Week 9: The ceremony and the run sheet

On your wedding day, timing is important.  Wrangling a huge crowd of partially intoxicated, distracted and hyperactive guests away from your ceremony venue, into allocated seating and onto the dance floor is not an easy job – so a good run sheet for your MC and celebrant is absolutely essential.

P-WEDWhere’s the reception? Is the bar open yet?

There are many good examples of running sheets online – such as this one or this one (which is probably too detailed, but you get the idea).  In hindsight, ours was probably a bit over the top with detail but it probably helped settle my nerves to write down exactly how I wanted the day to run.  Here it is – feel free to use it as a template for your own wedding.

Running Sheet

I wrote a little about the ceremony in one of my earlier posts about finding a celebrant – hopefully by now you have found an awesome celebrant and have an idea about who you would like to give a reading, which music you want when you walk down the aisle and how you would like to be announced.  If you are getting married outside, make sure your celebrant has a PA system and a decent set of speakers for music so your thoughtful choice of words and lyrics are heard by your friends and family.


Rap battle ceremony.  Drop the mic, I’m out

Now is also the time to write down exactly what you want to say in your vows and practice them so you are less nervous on the day.  The same applies for guests giving readings – give a copy of the readings to your guests early so they won’t feel awkward about speaking in public if they have had a month or two to mentally prepare and practice.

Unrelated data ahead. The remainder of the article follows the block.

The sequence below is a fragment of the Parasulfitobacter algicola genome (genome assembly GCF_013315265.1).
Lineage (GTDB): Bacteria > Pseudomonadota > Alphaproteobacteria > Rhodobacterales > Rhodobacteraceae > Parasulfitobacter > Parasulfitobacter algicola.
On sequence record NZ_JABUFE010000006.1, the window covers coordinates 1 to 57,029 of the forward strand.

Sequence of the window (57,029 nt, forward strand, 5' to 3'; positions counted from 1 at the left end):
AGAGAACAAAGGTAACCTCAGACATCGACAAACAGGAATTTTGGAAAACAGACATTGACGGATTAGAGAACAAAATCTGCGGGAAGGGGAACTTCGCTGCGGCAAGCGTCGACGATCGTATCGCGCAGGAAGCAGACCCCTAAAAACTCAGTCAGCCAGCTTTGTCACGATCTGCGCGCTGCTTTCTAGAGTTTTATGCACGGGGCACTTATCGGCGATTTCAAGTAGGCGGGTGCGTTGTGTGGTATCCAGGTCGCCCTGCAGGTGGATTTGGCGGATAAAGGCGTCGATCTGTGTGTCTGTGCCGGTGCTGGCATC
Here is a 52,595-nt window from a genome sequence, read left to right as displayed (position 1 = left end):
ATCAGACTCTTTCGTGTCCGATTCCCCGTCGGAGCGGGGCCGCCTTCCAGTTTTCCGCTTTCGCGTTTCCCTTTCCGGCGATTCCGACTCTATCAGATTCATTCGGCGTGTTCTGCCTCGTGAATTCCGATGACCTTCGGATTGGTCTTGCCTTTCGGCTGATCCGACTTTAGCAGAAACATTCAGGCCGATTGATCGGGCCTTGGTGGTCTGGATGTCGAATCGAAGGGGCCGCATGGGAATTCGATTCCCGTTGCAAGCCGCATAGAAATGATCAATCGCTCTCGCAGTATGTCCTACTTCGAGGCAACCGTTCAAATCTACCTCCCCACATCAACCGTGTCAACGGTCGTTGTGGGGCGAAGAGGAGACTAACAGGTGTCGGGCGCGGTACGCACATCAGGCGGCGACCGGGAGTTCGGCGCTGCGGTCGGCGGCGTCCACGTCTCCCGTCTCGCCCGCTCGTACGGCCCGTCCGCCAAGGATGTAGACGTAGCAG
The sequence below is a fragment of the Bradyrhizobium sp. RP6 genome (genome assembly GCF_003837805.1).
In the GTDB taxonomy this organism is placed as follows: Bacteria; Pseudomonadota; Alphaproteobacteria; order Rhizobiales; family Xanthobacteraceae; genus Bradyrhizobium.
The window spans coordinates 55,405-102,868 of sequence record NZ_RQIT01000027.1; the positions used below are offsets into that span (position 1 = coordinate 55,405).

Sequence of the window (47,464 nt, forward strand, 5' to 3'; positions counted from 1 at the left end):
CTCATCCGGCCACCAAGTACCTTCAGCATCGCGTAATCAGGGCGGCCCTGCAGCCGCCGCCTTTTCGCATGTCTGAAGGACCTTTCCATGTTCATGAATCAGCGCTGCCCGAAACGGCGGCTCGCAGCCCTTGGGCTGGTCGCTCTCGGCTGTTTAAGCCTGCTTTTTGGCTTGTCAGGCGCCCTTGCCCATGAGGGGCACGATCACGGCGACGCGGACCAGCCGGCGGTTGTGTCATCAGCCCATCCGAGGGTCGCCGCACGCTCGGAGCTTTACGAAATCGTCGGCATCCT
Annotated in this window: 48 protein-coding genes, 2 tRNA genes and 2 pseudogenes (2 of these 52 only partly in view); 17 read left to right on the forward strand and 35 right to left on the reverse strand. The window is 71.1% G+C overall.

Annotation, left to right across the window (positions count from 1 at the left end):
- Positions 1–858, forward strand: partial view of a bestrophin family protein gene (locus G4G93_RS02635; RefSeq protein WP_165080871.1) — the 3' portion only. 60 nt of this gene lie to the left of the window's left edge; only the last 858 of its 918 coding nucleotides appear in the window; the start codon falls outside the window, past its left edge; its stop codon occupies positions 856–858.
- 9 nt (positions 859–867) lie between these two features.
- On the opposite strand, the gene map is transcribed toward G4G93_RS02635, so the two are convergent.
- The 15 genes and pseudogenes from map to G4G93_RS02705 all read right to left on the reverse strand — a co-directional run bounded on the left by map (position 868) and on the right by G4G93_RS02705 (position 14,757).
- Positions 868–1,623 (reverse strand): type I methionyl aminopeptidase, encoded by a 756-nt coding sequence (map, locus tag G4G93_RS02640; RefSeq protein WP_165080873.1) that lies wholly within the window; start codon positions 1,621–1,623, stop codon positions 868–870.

Importantly, if you are adamant that you do not want to be introduced as “Mr and Mrs (insert partner’s first and last name here)” make sure you tell your celebrant how you would prefer to be introduced as a couple.  Most civil celebrants should be flexible enough to say whatever you tell them, except for specific requirements to ensure your marriage is legal, which is summarised nicely here.

Some ceremony advice based on experience from my own wedding and as a wedding guest –

1. Make sure you have the option to get married undercover in the event of rain

2. If it looks like it will rain, put someone in charge of bringing a few umbrellas

3. Test your PA system and have enough extension cords or battery power to see you through the ceremony

4. Don’t ask anyone to give a reading that is longer than 3 minutes – your guests will be bored and you will be too

5. Save the french kiss for your wedding night and spare your guests the trauma of witnessing your tongue wrestle

6. Find someone trustworthy to hold on to your wedding certificate!

AP135A pink feather quill pen is optional for LOLs


Week 3: The guests, the bridal party and celebrant

Take a piece of paper, a pen and your partner and together write down everyone you know – family, school friends, work friends, other friends, acquaintances.

If it is important to you, now is the time to also ask your parents (and siblings) who they would like to invite.

Now you hopefully have a huge list of names you can work with to make your guest list.


Guest list, not guess list

We circled names of those we had to invite (family), those we felt obliged to invite (family friends) and those we really wanted to celebrate with us (our friends).  Somehow we ended up with about 100 people, it was terrifying.